Mayor's race not most important

The Cincinnati Enquirer

Just in case you needed another reason to pray that your children don't grow up to be politicians, you might want to consider the alleged "mayor's race" in Cincinnati.

One of the unfortunate byproducts of a life in politics is that you tend to end up with more enemies than friends. The balance sheet almost always ends up being weighted down with those who oppose you, envy you or just plain despise you.

Roxanne Qualls made an enemy the day back in 1993 when she became the top vote-getter in the Cincinnati City Council race and replaced Dwight Tillery as mayor.

Mr. Tillery, who had surprised everyone, including himself, by being the top vote-getter in the 1991 race, liked being mayor and had planned to continue being mayor for quite some time.

Ms. Qualls burst that bubble, and anyone with a lick of sense could see that the fact that both were Democrats would not count for beans in terms of whether or not they could work together.

The 1995 election was even worse news for Mr. Tillery. Instead of making a comeback, he slipped to third and found there was a new rival in his plan to regain his status as Cincinnati's Ribbon-Cutter-in-Chief. Republican Phil Heimlich came in second, only 1,093 votes behind Ms. Qualls.

Politicians faced with a threat from rivals, real or imagined, have two choices.

They can take those rivals and turn them into something akin to allies by bringing them into the inner circle, throwing a bone or two their way and keeping them close by where they can keep a sharp eye on them.

Or they can use whatever power they have - and in the case of the Cincinnati mayor, it is minimal, no matter who happens to be warming the chair - and marginalize the opposition by trying to shove their rivals off into a corner where they will never be seen nor heard from again.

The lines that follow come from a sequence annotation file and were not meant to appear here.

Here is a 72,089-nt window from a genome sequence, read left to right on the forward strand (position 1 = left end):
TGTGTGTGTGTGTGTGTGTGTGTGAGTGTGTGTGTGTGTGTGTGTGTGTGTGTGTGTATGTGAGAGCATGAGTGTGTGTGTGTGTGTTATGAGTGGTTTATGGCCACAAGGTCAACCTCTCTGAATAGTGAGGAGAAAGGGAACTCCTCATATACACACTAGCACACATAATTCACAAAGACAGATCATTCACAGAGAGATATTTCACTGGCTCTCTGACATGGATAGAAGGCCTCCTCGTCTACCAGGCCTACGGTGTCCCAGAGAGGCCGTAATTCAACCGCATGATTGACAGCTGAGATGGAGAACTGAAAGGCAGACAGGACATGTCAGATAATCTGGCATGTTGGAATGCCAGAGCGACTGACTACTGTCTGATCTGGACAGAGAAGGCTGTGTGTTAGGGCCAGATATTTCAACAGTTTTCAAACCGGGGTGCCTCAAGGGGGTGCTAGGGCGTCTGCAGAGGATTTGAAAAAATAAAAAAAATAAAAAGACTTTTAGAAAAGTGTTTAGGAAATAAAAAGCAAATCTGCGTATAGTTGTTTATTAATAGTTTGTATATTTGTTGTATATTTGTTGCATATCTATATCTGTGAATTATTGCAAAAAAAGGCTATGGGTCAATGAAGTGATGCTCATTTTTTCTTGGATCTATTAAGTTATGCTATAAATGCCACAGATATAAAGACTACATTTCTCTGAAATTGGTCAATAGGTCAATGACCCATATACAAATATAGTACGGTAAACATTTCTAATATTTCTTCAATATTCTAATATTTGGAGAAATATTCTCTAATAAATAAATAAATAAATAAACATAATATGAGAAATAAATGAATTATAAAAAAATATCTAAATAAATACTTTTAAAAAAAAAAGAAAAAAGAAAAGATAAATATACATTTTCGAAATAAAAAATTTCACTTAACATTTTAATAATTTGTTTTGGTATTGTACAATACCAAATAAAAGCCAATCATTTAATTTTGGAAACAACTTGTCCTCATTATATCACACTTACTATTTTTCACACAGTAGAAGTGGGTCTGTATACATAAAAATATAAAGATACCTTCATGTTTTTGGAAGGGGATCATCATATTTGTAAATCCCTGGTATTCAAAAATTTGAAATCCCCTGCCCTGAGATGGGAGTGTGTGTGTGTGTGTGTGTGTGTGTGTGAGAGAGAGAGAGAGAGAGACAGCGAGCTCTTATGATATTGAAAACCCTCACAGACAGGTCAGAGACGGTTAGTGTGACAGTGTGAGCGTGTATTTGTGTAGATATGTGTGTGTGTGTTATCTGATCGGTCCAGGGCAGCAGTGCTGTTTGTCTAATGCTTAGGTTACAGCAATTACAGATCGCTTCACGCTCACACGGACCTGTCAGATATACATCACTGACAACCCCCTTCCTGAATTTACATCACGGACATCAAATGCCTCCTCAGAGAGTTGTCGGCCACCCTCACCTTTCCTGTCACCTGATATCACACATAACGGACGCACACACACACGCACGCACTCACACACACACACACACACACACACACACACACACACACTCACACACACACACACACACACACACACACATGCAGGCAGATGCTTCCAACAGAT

Ms. Qualls chose the latter method over the former, and it was a serious miscalculation.

Her attempts to turn Mr. Tillery into a bug on the windshield of City Hall politics succeeded only in making her predecessor very grumpy; and a grumpy Dwight Tillery is not a pretty sight.

There's no telling what a grumpy politician will do, and, in this case, he did something that Ms. Qualls did not expect.

He formed an alliance with Mr. Heimlich, who quite obviously wanted to have Mr. Tillery where he could be seen at all times. Mr. Heimlich brought fellow Republicans Charles Winburn and Jeanette Cissell along for the ride. Mr. Tillery brought along another Democratic council member, Minette Cooper, whose political philosophy seems to be rather basic - If it's OK by Dwight, it's OK by me.

Math was not our best subject in school, but we do know that when five people on a nine-member legislative body come together, they will usually get their way.

We also know that subtracting one from five changes the picture considerably. There are two weak links in this elephant chain - Ms. Cissell, an appointee who has yet to win a council election on her own; and Ms. Cooper, a first-termer who has had little exposure over the past two years.

The race at the top, with Mr. Heimlich set to spend well over $400,000 trying to upend Ms. Qualls, is semi-interesting, but what concerns people at Republican Party headquarters is the race at the bottom. Lose Ms. Cissell, and the conservative coalition on council may well be over.

Ditto for Ms. Cooper, which may explain why African-American neighborhoods are being inundated with anonymous flyers alleging a plot to "get" Ms. Cooper.

Chances are that if he can't be mayor again himself, Mr. Tillery would rather see Mr. Heimlich in that chair than Ms. Qualls. But, in the end, it won't matter who is mayor. All that will matter is who can count to five.

Howard Wilkinson covers politics for the Enquirer. His column appears on Sundays.